That means, for now, states can go ahead with their own separate medical examinations and they don’t have to use the single National Eligibility Entrance Test (NEET) results for admitting students.
The apex court said staying the NEET ordinance would create further confusion in the minds of students.
“Lets us not create further confusion on entrance examination and let students appear for test with certain amount of certainty… We will hear plea after the vacation,” the court said.
President Pranab Mukherjee on Tuesday signed an order that allows state boards to skip NEET for a year. The ordinance – or executive order – cleared by the Cabinet last week, was aimed at “partially” overturning a Supreme Court order.
The top court ruled last month that NEET would be the only test for admission to medical courses in India. It turned down an appeal by several states who wanted to hold their own separate medical entrance exams. The top court order said all government colleges, deemed universities and private medical colleges would have to use NEET’s results and not their own entrance exam results for admission.The petition to stay that ordinance was filed by Anand Rai, the whistle-blower of the Vyapam scam. The petitioner alleged that the ordinance frustrated the order of the top court that has directed implementation of NEET from the current academic year.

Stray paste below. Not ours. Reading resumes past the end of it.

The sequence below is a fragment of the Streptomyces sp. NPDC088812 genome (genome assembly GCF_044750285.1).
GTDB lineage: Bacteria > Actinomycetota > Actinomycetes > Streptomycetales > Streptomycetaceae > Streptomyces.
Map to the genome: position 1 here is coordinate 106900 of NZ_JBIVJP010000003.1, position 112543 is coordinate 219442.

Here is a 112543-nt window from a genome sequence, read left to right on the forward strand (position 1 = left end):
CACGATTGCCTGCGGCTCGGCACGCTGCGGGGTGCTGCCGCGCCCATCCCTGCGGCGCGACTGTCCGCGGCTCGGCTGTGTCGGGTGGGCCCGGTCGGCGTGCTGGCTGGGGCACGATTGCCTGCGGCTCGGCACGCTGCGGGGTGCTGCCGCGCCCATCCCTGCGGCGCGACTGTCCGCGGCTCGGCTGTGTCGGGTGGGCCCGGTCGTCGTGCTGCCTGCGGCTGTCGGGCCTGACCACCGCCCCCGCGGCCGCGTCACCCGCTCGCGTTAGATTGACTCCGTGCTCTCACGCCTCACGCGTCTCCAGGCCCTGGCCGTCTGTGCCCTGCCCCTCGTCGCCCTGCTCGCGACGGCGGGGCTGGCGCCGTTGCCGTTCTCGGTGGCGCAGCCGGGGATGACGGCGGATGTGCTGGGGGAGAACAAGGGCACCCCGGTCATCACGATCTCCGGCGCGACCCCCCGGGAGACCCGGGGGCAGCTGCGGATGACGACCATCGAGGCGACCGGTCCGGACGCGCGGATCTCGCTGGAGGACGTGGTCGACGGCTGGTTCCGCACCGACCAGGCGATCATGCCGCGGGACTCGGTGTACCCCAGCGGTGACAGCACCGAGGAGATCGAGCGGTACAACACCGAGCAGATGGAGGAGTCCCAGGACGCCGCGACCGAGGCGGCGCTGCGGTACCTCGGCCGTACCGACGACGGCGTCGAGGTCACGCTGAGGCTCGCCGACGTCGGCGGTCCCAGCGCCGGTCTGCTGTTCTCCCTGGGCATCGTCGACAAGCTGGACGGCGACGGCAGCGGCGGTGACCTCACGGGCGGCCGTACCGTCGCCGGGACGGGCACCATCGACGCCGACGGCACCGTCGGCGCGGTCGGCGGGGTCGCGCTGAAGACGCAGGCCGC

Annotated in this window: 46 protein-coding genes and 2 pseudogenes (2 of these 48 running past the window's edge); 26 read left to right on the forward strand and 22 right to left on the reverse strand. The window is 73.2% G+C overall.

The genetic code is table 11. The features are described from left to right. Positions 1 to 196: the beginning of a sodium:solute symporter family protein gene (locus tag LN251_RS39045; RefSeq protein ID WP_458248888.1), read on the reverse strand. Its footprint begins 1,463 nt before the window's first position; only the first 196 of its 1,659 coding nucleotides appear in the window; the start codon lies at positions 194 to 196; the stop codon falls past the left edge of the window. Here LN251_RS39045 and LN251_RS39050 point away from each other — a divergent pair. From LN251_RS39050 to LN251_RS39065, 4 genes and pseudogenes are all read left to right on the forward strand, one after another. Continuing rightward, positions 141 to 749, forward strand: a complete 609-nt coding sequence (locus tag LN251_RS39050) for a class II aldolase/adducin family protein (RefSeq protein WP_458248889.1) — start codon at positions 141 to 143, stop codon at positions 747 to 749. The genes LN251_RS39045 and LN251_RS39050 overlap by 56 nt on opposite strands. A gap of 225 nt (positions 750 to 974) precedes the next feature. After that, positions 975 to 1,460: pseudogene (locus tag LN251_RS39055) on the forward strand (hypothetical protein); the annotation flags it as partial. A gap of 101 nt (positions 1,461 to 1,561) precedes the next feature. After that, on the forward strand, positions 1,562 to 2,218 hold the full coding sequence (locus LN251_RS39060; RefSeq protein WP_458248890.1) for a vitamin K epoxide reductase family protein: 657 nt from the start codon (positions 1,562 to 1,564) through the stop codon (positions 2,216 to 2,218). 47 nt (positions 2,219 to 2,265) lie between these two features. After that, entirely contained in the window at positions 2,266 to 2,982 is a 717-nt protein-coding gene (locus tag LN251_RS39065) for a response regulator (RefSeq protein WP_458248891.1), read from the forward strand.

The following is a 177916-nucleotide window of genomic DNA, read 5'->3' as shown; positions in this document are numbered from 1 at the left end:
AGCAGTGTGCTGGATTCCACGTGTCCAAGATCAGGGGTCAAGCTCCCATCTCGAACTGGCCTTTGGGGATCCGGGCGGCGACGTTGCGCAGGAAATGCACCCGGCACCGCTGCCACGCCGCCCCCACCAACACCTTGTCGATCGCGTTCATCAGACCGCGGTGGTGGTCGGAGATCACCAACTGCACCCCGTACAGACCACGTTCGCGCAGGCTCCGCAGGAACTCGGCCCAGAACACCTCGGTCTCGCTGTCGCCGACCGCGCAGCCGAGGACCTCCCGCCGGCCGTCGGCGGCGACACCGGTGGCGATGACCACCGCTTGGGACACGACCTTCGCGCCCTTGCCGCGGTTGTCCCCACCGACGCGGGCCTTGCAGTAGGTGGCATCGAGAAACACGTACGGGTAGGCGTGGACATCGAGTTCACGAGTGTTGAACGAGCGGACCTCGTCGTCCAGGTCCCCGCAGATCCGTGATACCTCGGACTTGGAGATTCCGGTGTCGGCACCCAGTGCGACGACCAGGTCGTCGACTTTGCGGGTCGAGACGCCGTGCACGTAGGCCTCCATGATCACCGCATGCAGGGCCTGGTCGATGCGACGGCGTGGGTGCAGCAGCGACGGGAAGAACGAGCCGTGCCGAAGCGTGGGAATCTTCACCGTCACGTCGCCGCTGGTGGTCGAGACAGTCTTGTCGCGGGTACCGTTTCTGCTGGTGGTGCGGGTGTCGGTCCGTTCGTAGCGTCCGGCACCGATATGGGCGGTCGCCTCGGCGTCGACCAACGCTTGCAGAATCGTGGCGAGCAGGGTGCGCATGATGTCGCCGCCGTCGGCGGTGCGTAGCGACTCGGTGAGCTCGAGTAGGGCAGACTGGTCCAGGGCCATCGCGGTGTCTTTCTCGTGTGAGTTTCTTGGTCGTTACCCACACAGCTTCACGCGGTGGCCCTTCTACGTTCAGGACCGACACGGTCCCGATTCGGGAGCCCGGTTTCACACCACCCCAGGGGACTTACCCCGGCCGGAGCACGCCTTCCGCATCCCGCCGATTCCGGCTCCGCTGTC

Rai said that the ordinance completely contradicts the Centre’s stand before the top court. The Centre had backed the implementation of a single test for admission in MBBS/BDS courses in all medical colleges.He said the Centre batted for NEET when the matter was being adjudicated before the SC, but did a U-turn on the issue and took the ordinance route to frustrate the court’s order and defer implementation of common entrance examination.
The SC had ruled that admission to MBBS/BDS courses would be conducted only through NEET. It scrapped the entrance tests by various state governments and private medical colleges.